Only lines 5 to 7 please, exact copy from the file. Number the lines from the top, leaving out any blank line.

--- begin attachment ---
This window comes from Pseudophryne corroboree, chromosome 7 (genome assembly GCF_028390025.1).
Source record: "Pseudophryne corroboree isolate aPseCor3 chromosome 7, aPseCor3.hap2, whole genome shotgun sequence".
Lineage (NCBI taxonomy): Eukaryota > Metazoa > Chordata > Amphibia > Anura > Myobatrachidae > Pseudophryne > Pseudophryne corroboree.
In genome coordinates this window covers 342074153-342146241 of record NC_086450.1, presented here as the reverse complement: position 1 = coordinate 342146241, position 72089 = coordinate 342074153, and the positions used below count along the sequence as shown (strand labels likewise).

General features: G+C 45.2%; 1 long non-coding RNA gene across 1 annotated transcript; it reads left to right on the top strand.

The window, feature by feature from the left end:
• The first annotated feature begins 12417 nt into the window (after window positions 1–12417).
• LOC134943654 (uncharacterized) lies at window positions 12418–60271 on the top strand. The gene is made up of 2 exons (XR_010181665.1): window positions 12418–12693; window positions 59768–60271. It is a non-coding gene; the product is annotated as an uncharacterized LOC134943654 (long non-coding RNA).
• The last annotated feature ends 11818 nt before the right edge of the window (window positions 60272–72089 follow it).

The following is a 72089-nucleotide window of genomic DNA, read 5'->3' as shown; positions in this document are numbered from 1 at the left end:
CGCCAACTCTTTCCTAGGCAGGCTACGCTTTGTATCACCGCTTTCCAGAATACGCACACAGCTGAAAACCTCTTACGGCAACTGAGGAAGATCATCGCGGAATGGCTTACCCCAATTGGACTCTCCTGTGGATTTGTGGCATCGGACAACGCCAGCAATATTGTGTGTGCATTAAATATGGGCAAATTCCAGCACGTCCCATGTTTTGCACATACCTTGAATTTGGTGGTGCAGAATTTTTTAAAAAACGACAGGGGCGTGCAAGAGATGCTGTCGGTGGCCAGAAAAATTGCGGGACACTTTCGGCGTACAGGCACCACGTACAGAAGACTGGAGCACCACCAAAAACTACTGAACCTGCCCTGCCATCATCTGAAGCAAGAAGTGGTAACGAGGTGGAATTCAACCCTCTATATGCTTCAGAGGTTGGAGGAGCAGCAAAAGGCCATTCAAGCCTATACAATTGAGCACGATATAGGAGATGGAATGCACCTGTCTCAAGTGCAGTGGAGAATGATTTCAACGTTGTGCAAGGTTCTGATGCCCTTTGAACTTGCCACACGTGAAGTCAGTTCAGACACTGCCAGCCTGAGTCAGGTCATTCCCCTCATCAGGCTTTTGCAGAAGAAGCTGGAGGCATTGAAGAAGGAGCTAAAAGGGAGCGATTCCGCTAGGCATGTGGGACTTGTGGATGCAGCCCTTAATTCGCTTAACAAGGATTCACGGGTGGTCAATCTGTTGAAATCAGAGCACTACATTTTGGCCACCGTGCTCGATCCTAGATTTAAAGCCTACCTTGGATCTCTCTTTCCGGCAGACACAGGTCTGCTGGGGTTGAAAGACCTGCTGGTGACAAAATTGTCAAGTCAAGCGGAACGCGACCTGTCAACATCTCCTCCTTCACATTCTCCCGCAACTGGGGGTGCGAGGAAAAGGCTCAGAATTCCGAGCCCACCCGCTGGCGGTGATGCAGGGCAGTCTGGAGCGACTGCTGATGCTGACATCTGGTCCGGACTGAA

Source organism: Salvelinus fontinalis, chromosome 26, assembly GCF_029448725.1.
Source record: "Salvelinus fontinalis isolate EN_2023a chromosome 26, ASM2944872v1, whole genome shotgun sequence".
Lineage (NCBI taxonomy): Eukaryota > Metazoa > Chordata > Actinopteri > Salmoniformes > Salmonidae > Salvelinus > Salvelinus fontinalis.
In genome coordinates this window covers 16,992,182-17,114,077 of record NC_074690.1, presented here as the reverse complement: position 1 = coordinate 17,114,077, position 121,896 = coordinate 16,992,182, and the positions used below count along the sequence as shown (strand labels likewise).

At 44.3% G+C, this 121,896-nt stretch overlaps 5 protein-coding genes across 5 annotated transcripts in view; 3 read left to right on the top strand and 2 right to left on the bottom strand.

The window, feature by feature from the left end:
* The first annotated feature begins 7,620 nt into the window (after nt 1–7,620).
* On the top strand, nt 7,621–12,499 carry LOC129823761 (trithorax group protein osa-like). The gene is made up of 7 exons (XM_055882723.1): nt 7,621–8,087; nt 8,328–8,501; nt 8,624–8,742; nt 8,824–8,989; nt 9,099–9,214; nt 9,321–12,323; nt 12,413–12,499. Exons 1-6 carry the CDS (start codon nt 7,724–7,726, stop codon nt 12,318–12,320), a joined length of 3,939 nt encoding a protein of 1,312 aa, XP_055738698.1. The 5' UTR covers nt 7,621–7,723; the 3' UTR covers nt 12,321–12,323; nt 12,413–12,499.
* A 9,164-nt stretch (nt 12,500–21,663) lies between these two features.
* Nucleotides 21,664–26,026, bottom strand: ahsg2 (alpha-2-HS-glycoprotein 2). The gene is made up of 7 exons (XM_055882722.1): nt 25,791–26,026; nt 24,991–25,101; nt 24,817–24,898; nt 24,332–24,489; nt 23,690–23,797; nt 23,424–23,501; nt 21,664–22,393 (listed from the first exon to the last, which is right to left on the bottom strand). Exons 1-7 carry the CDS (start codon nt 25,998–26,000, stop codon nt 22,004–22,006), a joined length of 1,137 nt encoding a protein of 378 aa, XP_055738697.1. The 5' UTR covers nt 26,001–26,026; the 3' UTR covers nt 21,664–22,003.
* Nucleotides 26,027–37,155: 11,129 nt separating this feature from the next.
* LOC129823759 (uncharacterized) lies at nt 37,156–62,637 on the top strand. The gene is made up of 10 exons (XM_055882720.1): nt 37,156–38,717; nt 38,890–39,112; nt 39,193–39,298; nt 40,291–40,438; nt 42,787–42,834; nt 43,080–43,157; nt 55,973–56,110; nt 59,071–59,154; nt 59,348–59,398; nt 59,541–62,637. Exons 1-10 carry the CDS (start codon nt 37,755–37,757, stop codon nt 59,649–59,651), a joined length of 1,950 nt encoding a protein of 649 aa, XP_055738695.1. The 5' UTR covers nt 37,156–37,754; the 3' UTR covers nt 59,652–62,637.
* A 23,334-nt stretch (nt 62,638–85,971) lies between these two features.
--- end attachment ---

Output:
General features: G+C 45.2%; 1 long non-coding RNA gene across 1 annotated transcript; it reads left to right on the top strand.

The window, feature by feature from the left end:
• The first annotated feature begins 12417 nt into the window (after window positions 1–12417).